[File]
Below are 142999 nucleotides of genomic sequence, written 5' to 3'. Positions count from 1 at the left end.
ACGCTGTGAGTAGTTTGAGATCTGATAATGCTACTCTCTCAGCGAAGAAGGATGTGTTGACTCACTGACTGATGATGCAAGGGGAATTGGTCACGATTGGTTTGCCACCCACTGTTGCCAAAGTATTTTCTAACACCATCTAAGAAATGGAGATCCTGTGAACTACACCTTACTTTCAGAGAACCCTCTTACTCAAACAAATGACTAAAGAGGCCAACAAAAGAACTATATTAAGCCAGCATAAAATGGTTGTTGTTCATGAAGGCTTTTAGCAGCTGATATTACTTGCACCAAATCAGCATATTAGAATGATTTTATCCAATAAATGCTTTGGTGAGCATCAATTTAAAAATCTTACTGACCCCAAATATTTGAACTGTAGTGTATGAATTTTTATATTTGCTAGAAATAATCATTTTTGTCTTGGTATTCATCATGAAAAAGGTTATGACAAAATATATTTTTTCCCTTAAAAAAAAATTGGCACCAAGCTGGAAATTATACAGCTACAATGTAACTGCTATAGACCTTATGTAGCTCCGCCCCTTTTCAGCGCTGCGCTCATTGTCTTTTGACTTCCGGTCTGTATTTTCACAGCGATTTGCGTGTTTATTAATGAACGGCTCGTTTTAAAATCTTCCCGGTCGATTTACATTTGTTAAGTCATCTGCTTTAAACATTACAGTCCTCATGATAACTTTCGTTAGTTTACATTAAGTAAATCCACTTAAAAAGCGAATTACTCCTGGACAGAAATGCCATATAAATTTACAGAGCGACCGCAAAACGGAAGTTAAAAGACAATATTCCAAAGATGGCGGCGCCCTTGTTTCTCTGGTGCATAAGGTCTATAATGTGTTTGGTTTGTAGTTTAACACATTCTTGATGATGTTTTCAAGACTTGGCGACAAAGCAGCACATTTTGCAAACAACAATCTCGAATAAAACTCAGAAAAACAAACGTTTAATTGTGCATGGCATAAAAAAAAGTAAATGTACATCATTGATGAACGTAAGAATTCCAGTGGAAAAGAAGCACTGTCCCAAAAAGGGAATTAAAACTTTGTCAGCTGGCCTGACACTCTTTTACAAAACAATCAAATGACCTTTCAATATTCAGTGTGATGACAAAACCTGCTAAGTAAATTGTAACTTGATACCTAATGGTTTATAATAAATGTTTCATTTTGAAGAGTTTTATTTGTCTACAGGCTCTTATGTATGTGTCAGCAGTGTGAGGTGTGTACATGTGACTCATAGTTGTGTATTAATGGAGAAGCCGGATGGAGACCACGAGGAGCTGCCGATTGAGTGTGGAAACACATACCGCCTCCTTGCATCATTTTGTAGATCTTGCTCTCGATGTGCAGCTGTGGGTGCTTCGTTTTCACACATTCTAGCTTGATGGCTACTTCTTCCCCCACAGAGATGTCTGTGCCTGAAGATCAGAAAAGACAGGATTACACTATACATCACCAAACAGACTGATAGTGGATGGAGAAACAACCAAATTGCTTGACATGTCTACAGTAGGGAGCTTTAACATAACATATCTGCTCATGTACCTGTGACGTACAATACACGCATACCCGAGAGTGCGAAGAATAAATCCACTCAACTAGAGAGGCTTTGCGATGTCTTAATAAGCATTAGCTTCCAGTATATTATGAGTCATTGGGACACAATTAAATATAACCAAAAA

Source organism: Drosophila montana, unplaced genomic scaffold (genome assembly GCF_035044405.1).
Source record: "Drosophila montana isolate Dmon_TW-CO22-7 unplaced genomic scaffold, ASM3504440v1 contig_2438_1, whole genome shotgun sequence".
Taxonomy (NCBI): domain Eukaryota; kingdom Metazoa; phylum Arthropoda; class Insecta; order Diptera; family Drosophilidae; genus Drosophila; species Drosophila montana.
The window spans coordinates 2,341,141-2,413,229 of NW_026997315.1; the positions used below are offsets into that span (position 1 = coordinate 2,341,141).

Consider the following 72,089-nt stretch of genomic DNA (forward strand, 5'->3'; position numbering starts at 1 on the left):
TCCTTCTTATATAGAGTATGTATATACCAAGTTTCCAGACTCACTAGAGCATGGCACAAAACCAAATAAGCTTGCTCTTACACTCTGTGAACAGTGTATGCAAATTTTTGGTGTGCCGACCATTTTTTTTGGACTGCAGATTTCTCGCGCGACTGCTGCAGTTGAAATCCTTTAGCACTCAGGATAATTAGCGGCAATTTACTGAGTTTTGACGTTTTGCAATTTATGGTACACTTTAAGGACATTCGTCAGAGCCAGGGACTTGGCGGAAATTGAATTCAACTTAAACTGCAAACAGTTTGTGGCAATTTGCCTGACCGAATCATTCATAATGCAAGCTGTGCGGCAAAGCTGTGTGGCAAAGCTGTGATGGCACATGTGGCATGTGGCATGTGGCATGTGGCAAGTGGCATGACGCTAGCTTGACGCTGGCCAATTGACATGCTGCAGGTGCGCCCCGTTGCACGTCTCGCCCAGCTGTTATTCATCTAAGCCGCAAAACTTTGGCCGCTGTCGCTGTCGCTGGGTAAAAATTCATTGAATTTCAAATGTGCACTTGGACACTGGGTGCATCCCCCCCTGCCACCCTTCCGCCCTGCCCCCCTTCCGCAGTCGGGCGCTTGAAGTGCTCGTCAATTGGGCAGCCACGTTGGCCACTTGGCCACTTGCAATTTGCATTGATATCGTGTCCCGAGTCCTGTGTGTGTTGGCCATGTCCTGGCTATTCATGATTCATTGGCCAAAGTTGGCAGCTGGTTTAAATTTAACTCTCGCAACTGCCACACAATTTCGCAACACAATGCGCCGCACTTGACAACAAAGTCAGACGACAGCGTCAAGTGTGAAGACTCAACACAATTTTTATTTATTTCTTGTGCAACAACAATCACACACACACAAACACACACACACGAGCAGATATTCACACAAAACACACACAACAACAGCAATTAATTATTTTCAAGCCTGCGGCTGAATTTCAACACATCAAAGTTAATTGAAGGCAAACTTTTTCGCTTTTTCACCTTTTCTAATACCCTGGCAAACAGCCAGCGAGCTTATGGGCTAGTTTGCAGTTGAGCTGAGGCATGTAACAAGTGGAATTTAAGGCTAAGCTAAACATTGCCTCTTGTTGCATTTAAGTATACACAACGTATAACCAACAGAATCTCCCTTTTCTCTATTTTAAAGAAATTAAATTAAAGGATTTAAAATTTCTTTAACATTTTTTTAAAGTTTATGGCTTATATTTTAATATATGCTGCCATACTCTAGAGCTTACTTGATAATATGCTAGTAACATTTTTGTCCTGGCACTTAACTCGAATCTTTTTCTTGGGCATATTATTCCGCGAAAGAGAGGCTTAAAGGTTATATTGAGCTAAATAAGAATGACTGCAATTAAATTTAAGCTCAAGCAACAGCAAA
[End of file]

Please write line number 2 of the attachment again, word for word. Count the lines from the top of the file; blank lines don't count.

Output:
ACGCTGTGAGTAGTTTGAGATCTGATAATGCTACTCTCTCAGCGAAGAAGGATGTGTTGACTCACTGACTGATGATGCAAGGGGAATTGGTCACGATTGGTTTGCCACCCACTGTTGCCAAAGTATTTTCTAACACCATCTAAGAAATGGAGATCCTGTGAACTACACCTTACTTTCAGAGAACCCTCTTACTCAAACAAATGACTAAAGAGGCCAACAAAAGAACTATATTAAGCCAGCATAAAATGGTTGTTGTTCATGAAGGCTTTTAGCAGCTGATATTACTTGCACCAAATCAGCATATTAGAATGATTTTATCCAATAAATGCTTTGGTGAGCATCAATTTAAAAATCTTACTGACCCCAAATATTTGAACTGTAGTGTATGAATTTTTATATTTGCTAGAAATAATCATTTTTGTCTTGGTATTCATCATGAAAAAGGTTATGACAAAATATATTTTTTCCCTTAAAAAAAAATTGGCACCAAGCTGGAAATTATACAGCTACAATGTAACTGCTATAGACCTTATGTAGCTCCGCCCCTTTTCAGCGCTGCGCTCATTGTCTTTTGACTTCCGGTCTGTATTTTCACAGCGATTTGCGTGTTTATTAATGAACGGCTCGTTTTAAAATCTTCCCGGTCGATTTACATTTGTTAAGTCATCTGCTTTAAACATTACAGTCCTCATGATAACTTTCGTTAGTTTACATTAAGTAAATCCACTTAAAAAGCGAATTACTCCTGGACAGAAATGCCATATAAATTTACAGAGCGACCGCAAAACGGAAGTTAAAAGACAATATTCCAAAGATGGCGGCGCCCTTGTTTCTCTGGTGCATAAGGTCTATAATGTGTTTGGTTTGTAGTTTAACACATTCTTGATGATGTTTTCAAGACTTGGCGACAAAGCAGCACATTTTGCAAACAACAATCTCGAATAAAACTCAGAAAAACAAACGTTTAATTGTGCATGGCATAAAAAAAAGTAAATGTACATCATTGATGAACGTAAGAATTCCAGTGGAAAAGAAGCACTGTCCCAAAAAGGGAATTAAAACTTTGTCAGCTGGCCTGACACTCTTTTACAAAACAATCAAATGACCTTTCAATATTCAGTGTGATGACAAAACCTGCTAAGTAAATTGTAACTTGATACCTAATGGTTTATAATAAATGTTTCATTTTGAAGAGTTTTATTTGTCTACAGGCTCTTATGTATGTGTCAGCAGTGTGAGGTGTGTACATGTGACTCATAGTTGTGTATTAATGGAGAAGCCGGATGGAGACCACGAGGAGCTGCCGATTGAGTGTGGAAACACATACCGCCTCCTTGCATCATTTTGTAGATCTTGCTCTCGATGTGCAGCTGTGGGTGCTTCGTTTTCACACATTCTAGCTTGATGGCTACTTCTTCCCCCACAGAGATGTCTGTGCCTGAAGATCAGAAAAGACAGGATTACACTATACATCACCAAACAGACTGATAGTGGATGGAGAAACAACCAAATTGCTTGACATGTCTACAGTAGGGAGCTTTAACATAACATATCTGCTCATGTACCTGTGACGTACAATACACGCATACCCGAGAGTGCGAAGAATAAATCCACTCAACTAGAGAGGCTTTGCGATGTCTTAATAAGCATTAGCTTCCAGTATATTATGAGTCATTGGGACACAATTAAATATAACCAAAAA